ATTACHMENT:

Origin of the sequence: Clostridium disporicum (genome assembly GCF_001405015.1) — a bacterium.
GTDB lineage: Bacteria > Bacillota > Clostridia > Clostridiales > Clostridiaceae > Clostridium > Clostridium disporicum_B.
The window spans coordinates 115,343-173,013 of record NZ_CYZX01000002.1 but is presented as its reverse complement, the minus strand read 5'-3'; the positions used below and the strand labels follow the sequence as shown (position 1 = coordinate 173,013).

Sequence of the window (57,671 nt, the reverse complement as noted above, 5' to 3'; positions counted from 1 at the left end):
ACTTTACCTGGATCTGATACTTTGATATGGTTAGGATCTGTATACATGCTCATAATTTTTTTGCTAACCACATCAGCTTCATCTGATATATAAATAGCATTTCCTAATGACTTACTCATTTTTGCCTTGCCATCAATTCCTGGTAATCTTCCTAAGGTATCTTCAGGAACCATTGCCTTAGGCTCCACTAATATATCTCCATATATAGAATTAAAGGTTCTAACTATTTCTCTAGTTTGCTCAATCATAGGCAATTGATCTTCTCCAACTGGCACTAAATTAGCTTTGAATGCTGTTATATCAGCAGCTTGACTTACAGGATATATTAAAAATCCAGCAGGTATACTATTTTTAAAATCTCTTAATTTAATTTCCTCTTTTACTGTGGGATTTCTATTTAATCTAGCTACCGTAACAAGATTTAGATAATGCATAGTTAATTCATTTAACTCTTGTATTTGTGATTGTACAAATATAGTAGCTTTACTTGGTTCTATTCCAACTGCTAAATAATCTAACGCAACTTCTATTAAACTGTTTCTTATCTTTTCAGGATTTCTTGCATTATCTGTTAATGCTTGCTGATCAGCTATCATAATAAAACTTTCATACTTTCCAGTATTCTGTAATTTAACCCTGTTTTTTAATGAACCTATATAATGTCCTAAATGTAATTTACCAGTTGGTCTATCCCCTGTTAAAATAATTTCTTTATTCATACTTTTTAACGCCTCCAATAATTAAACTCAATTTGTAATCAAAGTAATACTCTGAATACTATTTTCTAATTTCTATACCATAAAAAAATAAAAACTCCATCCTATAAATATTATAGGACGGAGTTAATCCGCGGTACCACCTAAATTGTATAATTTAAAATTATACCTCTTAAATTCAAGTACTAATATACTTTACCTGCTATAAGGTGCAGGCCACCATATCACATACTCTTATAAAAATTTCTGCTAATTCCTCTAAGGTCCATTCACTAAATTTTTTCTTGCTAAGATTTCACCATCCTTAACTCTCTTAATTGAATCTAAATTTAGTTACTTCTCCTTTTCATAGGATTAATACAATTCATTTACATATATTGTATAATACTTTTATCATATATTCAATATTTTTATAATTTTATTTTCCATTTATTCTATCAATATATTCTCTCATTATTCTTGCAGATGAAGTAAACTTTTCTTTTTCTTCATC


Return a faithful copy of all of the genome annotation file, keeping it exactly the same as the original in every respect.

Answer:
Origin of the sequence: Clostridium disporicum (genome assembly GCF_001405015.1) — a bacterium.
GTDB lineage: Bacteria > Bacillota > Clostridia > Clostridiales > Clostridiaceae > Clostridium > Clostridium disporicum_B.
The window spans coordinates 115,343-173,013 of record NZ_CYZX01000002.1 but is presented as its reverse complement, the minus strand read 5'-3'; the positions used below and the strand labels follow the sequence as shown (position 1 = coordinate 173,013).

Sequence of the window (57,671 nt, the reverse complement as noted above, 5' to 3'; positions counted from 1 at the left end):
ACTTTACCTGGATCTGATACTTTGATATGGTTAGGATCTGTATACATGCTCATAATTTTTTTGCTAACCACATCAGCTTCATCTGATATATAAATAGCATTTCCTAATGACTTACTCATTTTTGCCTTGCCATCAATTCCTGGTAATCTTCCTAAGGTATCTTCAGGAACCATTGCCTTAGGCTCCACTAATATATCTCCATATATAGAATTAAAGGTTCTAACTATTTCTCTAGTTTGCTCAATCATAGGCAATTGATCTTCTCCAACTGGCACTAAATTAGCTTTGAATGCTGTTATATCAGCAGCTTGACTTACAGGATATATTAAAAATCCAGCAGGTATACTATTTTTAAAATCTCTTAATTTAATTTCCTCTTTTACTGTGGGATTTCTATTTAATCTAGCTACCGTAACAAGATTTAGATAATGCATAGTTAATTCATTTAACTCTTGTATTTGTGATTGTACAAATATAGTAGCTTTACTTGGTTCTATTCCAACTGCTAAATAATCTAACGCAACTTCTATTAAACTGTTTCTTATCTTTTCAGGATTTCTTGCATTATCTGTTAATGCTTGCTGATCAGCTATCATAATAAAACTTTCATACTTTCCAGTATTCTGTAATTTAACCCTGTTTTTTAATGAACCTATATAATGTCCTAAATGTAATTTACCAGTTGGTCTATCCCCTGTTAAAATAATTTCTTTATTCATACTTTTTAACGCCTCCAATAATTAAACTCAATTTGTAATCAAAGTAATACTCTGAATACTATTTTCTAATTTCTATACCATAAAAAAATAAAAACTCCATCCTATAAATATTATAGGACGGAGTTAATCCGCGGTACCACCTAAATTGTATAATTTAAAATTATACCTCTTAAATTCAAGTACTAATATACTTTACCTGCTATAAGGTGCAGGCCACCATATCACATACTCTTATAAAAATTTCTGCTAATTCCTCTAAGGTCCATTCACTAAATTTTTTCTTGCTAAGATTTCACCATCCTTAACTCTCTTAATTGAATCTAAATTTAGTTACTTCTCCTTTTCATAGGATTAATACAATTCATTTACATATATTGTATAATACTTTTATCATATATTCAATATTTTTATAATTTTATTTTCCATTTATTCTATCAATATATTCTCTCATTATTCTTGCAGATGAAGTAAACTTTTCTTTTTCTTCATC